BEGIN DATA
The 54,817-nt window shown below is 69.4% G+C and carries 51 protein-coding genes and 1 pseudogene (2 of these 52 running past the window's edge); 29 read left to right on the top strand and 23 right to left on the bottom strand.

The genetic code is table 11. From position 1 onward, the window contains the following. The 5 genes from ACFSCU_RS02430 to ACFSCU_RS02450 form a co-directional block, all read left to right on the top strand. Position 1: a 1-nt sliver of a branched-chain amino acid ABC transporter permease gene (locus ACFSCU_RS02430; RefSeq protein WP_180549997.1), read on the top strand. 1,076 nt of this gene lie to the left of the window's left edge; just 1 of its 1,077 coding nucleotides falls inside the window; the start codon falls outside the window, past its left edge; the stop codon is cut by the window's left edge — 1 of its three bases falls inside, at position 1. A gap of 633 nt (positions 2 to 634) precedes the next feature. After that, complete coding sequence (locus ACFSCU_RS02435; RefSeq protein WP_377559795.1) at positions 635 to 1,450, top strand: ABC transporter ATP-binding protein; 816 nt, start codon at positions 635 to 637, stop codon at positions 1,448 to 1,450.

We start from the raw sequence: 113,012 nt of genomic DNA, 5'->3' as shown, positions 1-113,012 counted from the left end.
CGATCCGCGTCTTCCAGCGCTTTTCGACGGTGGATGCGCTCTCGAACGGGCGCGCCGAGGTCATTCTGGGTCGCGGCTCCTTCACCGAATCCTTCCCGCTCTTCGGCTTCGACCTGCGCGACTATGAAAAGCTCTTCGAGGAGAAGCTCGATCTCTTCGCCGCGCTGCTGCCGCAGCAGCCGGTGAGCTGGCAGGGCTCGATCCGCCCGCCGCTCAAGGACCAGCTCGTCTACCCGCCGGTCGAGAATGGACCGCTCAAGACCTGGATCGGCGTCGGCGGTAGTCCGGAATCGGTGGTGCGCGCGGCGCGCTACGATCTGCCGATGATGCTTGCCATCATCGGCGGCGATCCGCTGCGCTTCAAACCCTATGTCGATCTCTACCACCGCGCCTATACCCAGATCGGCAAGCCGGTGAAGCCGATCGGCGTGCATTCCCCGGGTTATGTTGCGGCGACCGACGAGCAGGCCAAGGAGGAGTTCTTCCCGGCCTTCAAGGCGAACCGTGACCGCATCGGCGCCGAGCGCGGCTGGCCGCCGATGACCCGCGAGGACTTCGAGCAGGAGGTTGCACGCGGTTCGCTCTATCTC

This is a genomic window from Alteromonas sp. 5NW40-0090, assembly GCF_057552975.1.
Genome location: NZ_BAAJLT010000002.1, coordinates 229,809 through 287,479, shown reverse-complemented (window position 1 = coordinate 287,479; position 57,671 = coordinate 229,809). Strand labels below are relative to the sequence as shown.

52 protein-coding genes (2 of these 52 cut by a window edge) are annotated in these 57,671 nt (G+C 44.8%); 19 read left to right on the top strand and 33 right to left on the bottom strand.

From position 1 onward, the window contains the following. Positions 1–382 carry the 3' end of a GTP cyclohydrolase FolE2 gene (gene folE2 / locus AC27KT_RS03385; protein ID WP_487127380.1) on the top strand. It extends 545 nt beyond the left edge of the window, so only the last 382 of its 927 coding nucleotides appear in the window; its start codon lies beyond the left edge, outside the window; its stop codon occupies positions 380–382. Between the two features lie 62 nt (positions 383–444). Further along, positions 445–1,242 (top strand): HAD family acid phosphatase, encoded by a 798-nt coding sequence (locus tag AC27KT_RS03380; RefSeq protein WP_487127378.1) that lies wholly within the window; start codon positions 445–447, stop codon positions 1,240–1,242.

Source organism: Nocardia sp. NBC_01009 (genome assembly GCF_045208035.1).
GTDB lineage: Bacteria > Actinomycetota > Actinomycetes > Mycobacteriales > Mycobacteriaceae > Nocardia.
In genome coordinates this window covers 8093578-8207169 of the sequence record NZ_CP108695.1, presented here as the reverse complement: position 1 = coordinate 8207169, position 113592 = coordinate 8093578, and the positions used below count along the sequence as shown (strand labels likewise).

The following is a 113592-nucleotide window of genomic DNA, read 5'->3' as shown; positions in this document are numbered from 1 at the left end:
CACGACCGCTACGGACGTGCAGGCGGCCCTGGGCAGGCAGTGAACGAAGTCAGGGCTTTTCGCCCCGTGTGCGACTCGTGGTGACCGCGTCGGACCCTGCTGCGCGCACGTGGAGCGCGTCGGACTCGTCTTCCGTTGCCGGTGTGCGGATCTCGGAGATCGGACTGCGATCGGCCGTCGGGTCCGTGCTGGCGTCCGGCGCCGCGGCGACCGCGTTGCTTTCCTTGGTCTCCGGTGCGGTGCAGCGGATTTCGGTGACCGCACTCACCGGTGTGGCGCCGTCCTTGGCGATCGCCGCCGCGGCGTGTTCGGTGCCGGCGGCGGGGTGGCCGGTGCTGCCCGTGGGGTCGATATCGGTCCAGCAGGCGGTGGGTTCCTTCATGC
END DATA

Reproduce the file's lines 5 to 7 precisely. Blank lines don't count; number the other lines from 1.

This is a genomic window from Alteromonas sp. 5NW40-0090, assembly GCF_057552975.1.
Genome location: NZ_BAAJLT010000002.1, coordinates 229,809 through 287,479, shown reverse-complemented (window position 1 = coordinate 287,479; position 57,671 = coordinate 229,809). Strand labels below are relative to the sequence as shown.

52 protein-coding genes (2 of these 52 cut by a window edge) are annotated in these 57,671 nt (G+C 44.8%); 19 read left to right on the top strand and 33 right to left on the bottom strand.